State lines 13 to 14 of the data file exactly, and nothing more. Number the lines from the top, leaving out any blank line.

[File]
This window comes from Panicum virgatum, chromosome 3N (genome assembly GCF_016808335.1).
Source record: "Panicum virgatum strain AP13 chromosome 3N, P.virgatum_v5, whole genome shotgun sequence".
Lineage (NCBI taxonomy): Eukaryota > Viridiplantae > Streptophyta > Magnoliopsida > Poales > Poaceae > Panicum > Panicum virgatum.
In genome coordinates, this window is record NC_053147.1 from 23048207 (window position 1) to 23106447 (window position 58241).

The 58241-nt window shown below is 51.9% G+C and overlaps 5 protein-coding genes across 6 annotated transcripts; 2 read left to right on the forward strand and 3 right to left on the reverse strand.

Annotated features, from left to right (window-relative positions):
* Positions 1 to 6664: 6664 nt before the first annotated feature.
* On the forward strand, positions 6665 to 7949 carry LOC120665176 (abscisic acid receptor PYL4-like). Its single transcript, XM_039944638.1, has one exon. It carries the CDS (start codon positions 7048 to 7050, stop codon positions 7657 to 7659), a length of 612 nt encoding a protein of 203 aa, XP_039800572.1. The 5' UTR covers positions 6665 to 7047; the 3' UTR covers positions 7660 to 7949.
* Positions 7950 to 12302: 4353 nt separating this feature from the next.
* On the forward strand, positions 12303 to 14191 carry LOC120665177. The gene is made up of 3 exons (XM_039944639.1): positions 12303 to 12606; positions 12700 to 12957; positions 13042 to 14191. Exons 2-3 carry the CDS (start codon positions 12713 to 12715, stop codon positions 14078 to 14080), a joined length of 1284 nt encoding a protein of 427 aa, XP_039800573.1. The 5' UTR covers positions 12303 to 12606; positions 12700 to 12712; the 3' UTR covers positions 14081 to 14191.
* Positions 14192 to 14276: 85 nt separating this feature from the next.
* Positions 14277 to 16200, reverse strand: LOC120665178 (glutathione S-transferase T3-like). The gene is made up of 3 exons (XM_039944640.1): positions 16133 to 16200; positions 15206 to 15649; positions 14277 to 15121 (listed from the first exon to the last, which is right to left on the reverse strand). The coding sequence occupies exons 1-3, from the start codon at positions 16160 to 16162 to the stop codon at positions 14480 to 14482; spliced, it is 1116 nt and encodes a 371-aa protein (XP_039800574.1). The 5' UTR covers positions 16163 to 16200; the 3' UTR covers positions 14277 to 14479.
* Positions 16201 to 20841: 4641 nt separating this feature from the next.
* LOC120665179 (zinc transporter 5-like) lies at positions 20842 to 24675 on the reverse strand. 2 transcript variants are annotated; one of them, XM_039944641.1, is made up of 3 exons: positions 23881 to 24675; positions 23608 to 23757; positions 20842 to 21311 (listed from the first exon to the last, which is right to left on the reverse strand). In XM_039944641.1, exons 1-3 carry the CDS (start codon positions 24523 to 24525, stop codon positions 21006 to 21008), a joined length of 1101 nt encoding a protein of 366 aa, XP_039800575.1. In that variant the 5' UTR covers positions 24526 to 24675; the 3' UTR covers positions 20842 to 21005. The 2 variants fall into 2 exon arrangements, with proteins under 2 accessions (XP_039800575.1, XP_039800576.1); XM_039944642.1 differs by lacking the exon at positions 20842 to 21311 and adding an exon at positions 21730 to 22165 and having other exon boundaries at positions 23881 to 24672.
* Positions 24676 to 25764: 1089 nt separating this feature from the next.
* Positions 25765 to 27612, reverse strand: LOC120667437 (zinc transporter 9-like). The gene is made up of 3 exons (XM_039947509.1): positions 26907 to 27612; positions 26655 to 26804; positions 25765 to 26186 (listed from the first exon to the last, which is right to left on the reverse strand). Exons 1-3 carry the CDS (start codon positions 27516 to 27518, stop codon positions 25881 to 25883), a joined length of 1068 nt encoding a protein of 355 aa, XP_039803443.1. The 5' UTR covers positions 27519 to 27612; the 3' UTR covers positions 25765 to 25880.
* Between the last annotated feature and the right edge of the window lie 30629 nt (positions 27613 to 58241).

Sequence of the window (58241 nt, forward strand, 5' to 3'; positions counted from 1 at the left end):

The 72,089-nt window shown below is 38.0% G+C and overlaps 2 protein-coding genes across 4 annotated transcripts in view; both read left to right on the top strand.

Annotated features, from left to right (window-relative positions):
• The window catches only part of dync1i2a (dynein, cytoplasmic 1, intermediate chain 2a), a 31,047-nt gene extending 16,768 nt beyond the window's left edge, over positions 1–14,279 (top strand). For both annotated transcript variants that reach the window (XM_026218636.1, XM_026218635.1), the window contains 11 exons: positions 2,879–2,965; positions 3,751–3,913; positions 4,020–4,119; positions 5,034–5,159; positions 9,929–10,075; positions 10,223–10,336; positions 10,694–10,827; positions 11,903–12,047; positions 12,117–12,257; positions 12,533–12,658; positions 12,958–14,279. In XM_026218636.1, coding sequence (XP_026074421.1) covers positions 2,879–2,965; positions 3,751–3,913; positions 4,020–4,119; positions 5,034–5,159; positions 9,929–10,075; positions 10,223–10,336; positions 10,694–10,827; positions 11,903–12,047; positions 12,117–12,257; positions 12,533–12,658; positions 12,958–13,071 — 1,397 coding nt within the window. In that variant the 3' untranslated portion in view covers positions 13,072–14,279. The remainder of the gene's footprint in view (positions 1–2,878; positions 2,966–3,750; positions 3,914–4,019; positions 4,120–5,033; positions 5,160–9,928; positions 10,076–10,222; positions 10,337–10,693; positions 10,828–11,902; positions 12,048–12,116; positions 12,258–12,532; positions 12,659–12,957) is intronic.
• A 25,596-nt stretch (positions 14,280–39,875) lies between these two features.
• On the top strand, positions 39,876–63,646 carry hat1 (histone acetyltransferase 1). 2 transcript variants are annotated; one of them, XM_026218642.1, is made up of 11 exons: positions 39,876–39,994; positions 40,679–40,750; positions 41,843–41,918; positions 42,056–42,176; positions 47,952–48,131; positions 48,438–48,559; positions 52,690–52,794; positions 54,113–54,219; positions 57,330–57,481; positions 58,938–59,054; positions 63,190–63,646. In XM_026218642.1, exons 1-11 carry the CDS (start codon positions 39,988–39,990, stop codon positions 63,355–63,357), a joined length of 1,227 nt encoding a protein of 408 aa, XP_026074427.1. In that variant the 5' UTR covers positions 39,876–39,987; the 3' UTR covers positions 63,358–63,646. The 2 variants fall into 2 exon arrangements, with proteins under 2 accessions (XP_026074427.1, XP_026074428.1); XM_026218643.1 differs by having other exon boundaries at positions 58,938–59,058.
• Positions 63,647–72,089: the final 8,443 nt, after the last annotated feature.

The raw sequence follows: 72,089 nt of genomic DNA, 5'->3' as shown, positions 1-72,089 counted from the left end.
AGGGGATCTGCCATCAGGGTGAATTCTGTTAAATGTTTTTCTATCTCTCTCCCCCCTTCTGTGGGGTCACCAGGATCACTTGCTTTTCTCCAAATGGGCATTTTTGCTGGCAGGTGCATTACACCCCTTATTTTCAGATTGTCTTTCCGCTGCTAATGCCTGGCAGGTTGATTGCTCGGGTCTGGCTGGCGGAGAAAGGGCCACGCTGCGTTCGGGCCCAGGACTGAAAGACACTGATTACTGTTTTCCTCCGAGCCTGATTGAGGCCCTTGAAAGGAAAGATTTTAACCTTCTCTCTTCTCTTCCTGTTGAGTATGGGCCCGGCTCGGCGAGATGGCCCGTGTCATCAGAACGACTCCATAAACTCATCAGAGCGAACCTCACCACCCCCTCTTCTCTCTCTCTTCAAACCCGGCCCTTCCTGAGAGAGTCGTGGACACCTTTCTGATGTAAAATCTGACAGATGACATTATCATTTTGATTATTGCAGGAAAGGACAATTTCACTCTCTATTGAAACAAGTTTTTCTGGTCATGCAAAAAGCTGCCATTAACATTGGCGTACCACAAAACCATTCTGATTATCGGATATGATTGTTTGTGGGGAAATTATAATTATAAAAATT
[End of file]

* Positions 16201 to 20841: 4641 nt separating this feature from the next.
* LOC120665179 (zinc transporter 5-like) lies at positions 20842 to 24675 on the reverse strand. 2 transcript variants are annotated; one of them, XM_039944641.1, is made up of 3 exons: positions 23881 to 24675; positions 23608 to 23757; positions 20842 to 21311 (listed from the first exon to the last, which is right to left on the reverse strand). In XM_039944641.1, exons 1-3 carry the CDS (start codon positions 24523 to 24525, stop codon positions 21006 to 21008), a joined length of 1101 nt encoding a protein of 366 aa, XP_039800575.1. In that variant the 5' UTR covers positions 24526 to 24675; the 3' UTR covers positions 20842 to 21005. The 2 variants fall into 2 exon arrangements, with proteins under 2 accessions (XP_039800575.1, XP_039800576.1); XM_039944642.1 differs by lacking the exon at positions 20842 to 21311 and adding an exon at positions 21730 to 22165 and having other exon boundaries at positions 23881 to 24672.